Ballot rulings make election ripe for lengthy confusion
Remember hanging chads, pregnant chads, swinging chads and alltheir kin?
The bits of paper – the remnants of incorrectly cast punch-cardballots – were the bane of the last presidential election duringrecount upon recount in Florida and other states.
Those chads are so 2000.
Welcome to 2004, the year – and the election – of theprovisional ballot.
These ballots, required by the 2002 federal Help America VoteAct, are used when a would-be voter’s name does not appear on thelist of registered voters in a precinct. The voter is allowed tocast his or her vote, and election officials determine the voter’seligibility and whether to count the vote after all other ballotshave been cast and counted.
But with just more than two weeks to go before the Nov. 2election, there is no national consensus on which provisionalballots will – or must – be counted.
The Florida Supreme Court ruled last week that under state lawonly those ballots cast in the proper precinct may be counted.
It seems ridiculous this would even be in doubt, that anyonewould think he or she could show up at any polling place anywhereand cast a valid ballot. The Florida court is on the righttrack.
But try explaining that bit of common sense to courts in Ohioand Michigan.
An Ohio federal judge recently blocked an order of the secretaryof state requiring poll workers to redirect voters to the correctprecinct, ruling instead that provisional votes must be counted aslong as they are cast in the county where the voter isregistered.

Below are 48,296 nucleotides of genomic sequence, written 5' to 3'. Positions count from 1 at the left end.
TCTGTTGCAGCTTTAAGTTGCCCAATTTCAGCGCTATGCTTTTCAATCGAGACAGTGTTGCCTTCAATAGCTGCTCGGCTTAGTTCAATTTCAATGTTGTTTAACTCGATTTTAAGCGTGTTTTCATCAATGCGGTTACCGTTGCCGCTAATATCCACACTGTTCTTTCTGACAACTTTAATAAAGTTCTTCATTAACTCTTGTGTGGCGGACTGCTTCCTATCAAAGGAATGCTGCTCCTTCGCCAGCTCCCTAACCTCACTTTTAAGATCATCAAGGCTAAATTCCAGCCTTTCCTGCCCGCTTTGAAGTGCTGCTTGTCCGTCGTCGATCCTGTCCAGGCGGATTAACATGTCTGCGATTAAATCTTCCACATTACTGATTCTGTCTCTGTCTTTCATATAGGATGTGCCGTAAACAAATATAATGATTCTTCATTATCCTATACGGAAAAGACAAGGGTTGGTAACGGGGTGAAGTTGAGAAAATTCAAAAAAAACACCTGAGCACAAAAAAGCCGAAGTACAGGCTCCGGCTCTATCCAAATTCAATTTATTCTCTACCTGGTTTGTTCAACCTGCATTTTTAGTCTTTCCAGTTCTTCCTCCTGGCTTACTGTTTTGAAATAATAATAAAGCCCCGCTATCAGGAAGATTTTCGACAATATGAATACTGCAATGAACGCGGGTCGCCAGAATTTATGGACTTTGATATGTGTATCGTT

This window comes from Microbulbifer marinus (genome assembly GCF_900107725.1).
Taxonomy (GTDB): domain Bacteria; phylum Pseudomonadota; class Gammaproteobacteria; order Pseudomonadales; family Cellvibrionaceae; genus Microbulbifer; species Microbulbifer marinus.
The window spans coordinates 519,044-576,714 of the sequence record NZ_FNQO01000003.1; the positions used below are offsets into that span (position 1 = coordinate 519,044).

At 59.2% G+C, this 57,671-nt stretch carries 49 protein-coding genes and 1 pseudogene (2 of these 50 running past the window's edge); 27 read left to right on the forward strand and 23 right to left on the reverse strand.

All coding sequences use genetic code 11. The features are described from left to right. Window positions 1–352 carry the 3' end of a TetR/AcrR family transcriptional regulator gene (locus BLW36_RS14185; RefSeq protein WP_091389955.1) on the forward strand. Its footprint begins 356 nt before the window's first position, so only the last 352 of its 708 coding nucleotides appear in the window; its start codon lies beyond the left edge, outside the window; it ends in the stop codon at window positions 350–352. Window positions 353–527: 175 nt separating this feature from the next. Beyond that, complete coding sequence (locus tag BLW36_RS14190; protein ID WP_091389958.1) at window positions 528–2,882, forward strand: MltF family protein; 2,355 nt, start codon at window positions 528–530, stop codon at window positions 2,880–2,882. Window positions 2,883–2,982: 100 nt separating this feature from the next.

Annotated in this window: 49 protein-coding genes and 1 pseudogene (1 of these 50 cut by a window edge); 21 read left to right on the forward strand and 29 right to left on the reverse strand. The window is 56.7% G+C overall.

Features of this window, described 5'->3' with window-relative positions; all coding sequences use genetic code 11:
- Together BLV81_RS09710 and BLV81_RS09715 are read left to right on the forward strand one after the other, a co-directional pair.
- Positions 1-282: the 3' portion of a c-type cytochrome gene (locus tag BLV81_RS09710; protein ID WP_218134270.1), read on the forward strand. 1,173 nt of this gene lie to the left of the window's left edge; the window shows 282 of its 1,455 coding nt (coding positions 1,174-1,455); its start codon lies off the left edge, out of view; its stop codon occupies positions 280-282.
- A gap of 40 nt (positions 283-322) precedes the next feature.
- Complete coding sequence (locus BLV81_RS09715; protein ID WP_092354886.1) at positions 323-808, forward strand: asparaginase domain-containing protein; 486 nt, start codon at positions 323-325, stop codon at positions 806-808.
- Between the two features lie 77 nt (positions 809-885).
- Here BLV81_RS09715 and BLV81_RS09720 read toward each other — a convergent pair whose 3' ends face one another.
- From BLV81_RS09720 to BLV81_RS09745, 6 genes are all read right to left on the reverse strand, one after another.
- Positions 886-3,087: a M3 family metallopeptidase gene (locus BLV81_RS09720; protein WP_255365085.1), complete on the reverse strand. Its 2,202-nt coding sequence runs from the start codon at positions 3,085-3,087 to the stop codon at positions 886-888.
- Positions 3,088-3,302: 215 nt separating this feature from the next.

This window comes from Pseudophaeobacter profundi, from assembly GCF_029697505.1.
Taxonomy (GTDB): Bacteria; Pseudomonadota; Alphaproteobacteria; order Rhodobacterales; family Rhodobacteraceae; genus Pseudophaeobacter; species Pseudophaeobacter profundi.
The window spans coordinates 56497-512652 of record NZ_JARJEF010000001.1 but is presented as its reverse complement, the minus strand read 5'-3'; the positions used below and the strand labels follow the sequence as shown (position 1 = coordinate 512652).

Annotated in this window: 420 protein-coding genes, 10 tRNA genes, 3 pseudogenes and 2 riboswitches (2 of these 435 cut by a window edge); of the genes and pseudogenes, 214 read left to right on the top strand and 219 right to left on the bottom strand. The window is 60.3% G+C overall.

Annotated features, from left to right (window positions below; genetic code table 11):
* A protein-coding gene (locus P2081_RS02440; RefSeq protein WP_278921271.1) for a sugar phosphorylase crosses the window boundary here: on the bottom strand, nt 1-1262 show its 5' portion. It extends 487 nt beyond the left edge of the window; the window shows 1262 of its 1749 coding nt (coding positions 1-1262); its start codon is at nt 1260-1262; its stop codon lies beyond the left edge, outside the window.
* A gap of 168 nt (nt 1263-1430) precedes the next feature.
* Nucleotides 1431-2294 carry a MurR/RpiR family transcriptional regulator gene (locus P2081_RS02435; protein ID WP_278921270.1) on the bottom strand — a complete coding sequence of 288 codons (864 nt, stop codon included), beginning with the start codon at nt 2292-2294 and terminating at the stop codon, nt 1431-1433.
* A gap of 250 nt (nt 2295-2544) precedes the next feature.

A federal appeals court ruled Saturday that provisional ballotsOhio voters cast outside their own precincts should not be counted,throwing out a lower-court decision that said such ballots arevalid as long as they are cast in the correct county.
A federal judge in Michigan,however, has taken much the sametack that Ohio originally proposed, telling the state it must countprovisional ballots as long as they are cast in the right city ortownship.
To complicate matters – as if that were necessary – under Ohiolaw, provisional ballots are not counted until 10 days after theelection. So while the number of provisional ballots cast in thiskey swing state will be known on election night, the winner of thestate – and possibly of the presidency – may not be.
The situation is ripe for election-night confusion and theconfusion will be fodder for post-election lawsuits. With theDemocrats already having 10,000 lawyers at the ready and theRepublicans ready to counter them, no one should be surprised ifthis year’s electoral process drags on ad infinitum.
Unfortunately for us all, it seems inevitable that theprovisional ballot will be the hanging chad of the 2004presidential election.